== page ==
- Cut (Not shape): This is the most important aspect of a diamond.  Since they do not mention the quality of the cut you should assume that it is sub par)
- Polish
- Symmetry
- Fluorescence  (This can significantly decrease the value of a diamond)

Also, the clarity is rated as VS2:
- Therefore, based on GIA this could easily be I1  (You can see imperfections in the diamond with the naked eye)
    -  I say it can be I1 because some manufacturers have their diamonds inspected by labs different to GIA in order to get the rating they "want".

Other thing to consider:
- You will not be able to trade your diamond at 100% of its original cost in the future  (In case you want to upgrade to a better diamond) (Since you are not buying from a jewelry store)
- Diamonds that are not rated by GIA are a lot cheaper so if you want to sell it in the future you might just get a fraction of the cost back.


In summary, I if you want to stay around this price, buy a smaller diamond certified by GIA that could be upgraded in the future.

A good option for online purchases is www.bluenile.com    (They are a lot cheaper than most jewelry stores and they do not collect sales taxe in most states)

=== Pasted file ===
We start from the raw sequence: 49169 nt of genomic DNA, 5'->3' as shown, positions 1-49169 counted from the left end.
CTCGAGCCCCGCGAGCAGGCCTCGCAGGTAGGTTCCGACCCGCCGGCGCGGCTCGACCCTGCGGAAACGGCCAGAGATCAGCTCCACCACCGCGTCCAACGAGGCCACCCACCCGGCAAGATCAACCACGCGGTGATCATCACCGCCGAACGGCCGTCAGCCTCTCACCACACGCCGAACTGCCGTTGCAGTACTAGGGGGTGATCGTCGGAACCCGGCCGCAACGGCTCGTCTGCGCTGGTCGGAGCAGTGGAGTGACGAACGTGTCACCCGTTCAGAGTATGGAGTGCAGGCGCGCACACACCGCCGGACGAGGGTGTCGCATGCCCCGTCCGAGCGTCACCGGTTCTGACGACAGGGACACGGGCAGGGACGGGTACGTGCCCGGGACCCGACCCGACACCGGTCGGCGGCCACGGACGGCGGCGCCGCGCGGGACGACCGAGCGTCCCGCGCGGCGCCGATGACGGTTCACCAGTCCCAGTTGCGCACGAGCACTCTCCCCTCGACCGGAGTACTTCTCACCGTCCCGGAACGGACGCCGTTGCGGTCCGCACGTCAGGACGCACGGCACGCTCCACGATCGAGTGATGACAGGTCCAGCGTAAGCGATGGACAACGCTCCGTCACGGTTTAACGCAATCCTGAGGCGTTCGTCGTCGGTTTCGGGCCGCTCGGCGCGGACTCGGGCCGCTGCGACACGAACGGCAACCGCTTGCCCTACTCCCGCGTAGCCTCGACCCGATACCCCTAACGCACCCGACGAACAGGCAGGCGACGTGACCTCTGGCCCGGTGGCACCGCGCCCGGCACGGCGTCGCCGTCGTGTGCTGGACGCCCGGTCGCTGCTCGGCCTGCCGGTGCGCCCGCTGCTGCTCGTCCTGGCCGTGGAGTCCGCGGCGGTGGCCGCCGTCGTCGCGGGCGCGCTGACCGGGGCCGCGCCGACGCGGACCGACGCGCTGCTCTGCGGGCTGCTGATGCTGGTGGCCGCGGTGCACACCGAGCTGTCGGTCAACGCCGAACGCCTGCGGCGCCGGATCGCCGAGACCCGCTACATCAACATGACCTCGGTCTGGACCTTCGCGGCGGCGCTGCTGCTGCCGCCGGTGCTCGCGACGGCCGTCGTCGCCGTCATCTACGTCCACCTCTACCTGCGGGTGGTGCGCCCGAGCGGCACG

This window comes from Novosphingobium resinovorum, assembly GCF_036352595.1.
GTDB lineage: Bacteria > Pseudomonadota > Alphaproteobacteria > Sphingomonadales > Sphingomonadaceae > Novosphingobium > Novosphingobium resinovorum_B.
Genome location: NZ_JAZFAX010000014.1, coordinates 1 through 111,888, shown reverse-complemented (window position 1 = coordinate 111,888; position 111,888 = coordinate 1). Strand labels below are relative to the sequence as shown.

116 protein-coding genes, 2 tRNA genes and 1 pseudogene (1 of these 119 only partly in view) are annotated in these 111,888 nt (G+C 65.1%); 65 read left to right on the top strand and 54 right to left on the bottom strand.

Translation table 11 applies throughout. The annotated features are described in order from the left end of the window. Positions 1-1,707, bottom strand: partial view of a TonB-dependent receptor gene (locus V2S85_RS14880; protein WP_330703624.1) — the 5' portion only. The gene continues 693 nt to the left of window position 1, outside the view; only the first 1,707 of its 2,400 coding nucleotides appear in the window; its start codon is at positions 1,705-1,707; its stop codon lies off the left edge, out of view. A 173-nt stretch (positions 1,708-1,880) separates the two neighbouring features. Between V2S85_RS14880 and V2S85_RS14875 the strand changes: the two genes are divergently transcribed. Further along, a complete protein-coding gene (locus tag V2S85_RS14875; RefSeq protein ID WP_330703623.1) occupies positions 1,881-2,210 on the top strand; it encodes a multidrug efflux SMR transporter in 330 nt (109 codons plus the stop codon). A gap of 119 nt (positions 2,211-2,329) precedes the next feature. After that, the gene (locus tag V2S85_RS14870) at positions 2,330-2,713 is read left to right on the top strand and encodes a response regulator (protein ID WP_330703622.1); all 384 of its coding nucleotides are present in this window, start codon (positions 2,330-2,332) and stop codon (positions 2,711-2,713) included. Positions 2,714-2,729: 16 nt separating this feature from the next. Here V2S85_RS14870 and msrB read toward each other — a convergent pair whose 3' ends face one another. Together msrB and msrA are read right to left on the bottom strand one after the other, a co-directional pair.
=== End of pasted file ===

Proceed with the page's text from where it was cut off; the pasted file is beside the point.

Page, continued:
f2000sa said:   Is this one better? 1Carat    $899
  The center stone is .65ctw
The stones around add up to the remaining ctw (Tiny diamonds are inexpensive)

Try to stay with diamonds certified by GIA if you want to be able to sell/trade them in the future.

Totally agree with Xpolarx.

A 3/4 ct diamond is a pretty sizeable rock for a novice to be buying.  Go smaller and assure yourself of appropriate quality for the money, or with your honey's approval, even consider a high quality CZ.

The $6400 engagement ring I last bought is sitting in her deposit box, last I heard...   Don't break the budget over this decision in other words.

If its a diamond solitaire, my personal preference would be a princess cut diamond. But I think a princess cut might be a bit more expensive. My engagement ring isn't a solitaire but the setting is made up of multiple tiny diamonds shaped like a princess cut. This made it a lot less expensive but just as beautiful as a solitaire. And along with the multiple tiny diamond setting, we got wedding bands from junojewerly.com   that also had multiple tiny diamonds to match my engagement ring.

As others have said, anything other than GIA and you may as well grade it yourself and do up a fancy cert with crayons. Diamonds are all a lost cause in terms of retaining value. I haven't attempted to sell one yet but I'd like to think that something that has a GIA cert has to retain some value. I like BlueNile, even if you aren't buying from them you can get an idea of what retail value should be for a stone.

Right now a 2/3rds carat stone with a good cut, G and VS2 is about $2k. What's the math on it in terms of retaining value? I really don't know. So you buy a $1k ring that you might be able to sell for 200-300 bucks in the future is about a 70-80% loss. You buy a $2k diamond which retains better value so maybe you only lose 40% ... it's the same $700-$800 loss.